“Democracy dies in darkness.” It’s an amazing rallying cry, a banner that supporters of The Washington Post flock to. As a tool for signing up potential subscribers, it has the benefit of setting out a core belief that many people share. It conditions the people who support (or profess to) democracy to consider The Washington Post an ally, by appealing to their emotions.
Creating that sense of belonging to a club is a key component of most subscription and membership marketing. You see it across most of the general news titles, from the offers made to “our readers” to the appeals to shared values. It’s even more obvious in the transition to membership rhetoric being offered by news titles, which have made that sense of belonging the central tenet of their marketing messages.
However, as digital subscriptions become the default primary revenue stream for many newspapers, the marketing messages they use to create that sense of kinship is changing. Driven by competition and an electric political climate, some publications are inverting that message. For many, the strongest sales pitch they can make to subscribers is not by setting out the values they stand for – it’s the values and people they stand against.
The changing nature of newspaper subscription
We’re entering the second stage of digital subscriptions. Many publications are altering their membership and subscription marketing messages as more people become habituated to paying for news online. The Guardian, for instance, made a considered decision to move from a message of survival to one of sustainability when it hit one million paying supporters.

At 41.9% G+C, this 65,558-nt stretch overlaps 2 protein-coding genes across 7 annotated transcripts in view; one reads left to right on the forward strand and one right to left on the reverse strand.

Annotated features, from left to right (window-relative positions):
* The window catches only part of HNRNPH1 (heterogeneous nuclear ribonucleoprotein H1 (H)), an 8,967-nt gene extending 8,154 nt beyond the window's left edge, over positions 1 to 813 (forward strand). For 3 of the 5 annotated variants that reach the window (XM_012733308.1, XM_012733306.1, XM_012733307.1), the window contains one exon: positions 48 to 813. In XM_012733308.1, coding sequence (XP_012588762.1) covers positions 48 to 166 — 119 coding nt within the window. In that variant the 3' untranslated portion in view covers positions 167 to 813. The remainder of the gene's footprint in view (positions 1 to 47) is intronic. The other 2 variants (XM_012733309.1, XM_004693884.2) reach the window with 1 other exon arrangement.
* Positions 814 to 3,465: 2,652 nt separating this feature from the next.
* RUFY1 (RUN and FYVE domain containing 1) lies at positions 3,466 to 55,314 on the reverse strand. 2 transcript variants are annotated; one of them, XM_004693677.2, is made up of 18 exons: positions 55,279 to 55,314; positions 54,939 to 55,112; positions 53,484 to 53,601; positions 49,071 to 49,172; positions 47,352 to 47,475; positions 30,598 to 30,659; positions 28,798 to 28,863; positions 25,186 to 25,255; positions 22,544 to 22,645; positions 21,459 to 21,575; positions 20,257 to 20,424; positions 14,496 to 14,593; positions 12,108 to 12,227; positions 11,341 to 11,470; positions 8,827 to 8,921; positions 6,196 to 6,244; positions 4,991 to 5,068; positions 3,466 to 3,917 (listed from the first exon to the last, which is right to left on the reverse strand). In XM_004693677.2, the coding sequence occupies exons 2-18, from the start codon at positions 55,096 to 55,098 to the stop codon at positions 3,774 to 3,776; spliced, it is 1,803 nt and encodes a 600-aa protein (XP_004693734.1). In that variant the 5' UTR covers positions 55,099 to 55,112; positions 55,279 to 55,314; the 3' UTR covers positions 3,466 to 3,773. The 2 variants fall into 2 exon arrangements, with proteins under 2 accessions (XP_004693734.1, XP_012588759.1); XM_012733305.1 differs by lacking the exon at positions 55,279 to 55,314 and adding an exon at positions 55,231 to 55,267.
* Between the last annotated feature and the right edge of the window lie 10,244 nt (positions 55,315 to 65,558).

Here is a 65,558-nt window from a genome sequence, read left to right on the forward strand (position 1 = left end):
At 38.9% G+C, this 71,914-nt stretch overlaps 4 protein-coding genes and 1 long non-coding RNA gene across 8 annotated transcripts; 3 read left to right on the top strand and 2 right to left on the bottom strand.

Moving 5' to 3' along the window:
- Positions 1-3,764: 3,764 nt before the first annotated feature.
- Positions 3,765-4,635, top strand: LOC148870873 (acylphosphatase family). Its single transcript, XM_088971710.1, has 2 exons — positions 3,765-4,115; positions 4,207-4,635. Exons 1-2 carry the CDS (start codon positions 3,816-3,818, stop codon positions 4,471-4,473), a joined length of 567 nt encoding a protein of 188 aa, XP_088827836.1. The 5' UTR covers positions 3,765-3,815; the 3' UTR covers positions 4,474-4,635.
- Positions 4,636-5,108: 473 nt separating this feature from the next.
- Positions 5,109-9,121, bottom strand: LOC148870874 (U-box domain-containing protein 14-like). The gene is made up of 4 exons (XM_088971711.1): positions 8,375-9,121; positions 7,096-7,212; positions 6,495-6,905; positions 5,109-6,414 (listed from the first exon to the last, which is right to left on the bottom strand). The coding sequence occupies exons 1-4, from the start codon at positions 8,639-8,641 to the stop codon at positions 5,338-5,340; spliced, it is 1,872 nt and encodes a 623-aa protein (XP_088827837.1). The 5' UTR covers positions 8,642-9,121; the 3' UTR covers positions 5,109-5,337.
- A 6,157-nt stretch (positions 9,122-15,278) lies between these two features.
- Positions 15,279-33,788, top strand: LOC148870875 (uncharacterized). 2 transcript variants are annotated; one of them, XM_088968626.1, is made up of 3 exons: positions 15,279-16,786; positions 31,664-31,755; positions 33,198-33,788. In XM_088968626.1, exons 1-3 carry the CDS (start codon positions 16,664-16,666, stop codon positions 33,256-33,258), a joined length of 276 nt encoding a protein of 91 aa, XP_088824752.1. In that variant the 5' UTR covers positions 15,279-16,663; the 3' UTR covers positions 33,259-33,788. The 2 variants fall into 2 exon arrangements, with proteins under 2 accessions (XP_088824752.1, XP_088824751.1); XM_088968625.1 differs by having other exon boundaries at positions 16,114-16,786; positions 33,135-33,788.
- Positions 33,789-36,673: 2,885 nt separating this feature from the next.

Where once it was the sole preserve of the specialist B2B and information provider, now the viability of consumer-focused subscriptions is well established. As a hangover from those early days of B2B success, however, some newspapers still make the exclusivity of their articles and analysis the central focus of their subscription marketing.
John Barnes is the managing director of Sloop Media and a veteran of B2B publishing. He explains: “There’s been a swing back to quality journalism, which doesn’t happen by accident. It has to be funded everybody in the media is benefiting from that.”
The Times & Sunday Times in the UK, for example, was an early entrant into the subscription space. The paper has always made the case that readers can only be assured of news quality by paying to support its journalists.
Even for publications without the prestigious history of The Times, the message that information must be directly funded through subscriptions is widespread. The Information, a tech-focused publisher that charges $399 annually for access, justifies its high price that way. Founder Jessica Lessin told the New York Times: “I’ve said this from the beginning, and I continue to say this, but you can’t give away what you expect the reader to find valuable.”
However, due to their positioning and the nature of their content, many news publications have found it difficult to justify using the exclusivity of their content as the selling point for a subscription. After all, in the age of information overload you’d be hard pressed to find a generalist newspaper that isn’t covering the same beats as many free-to-access online outlets. Consequently, they have made their political affiliation or stance the core of their proposition – for better and worse.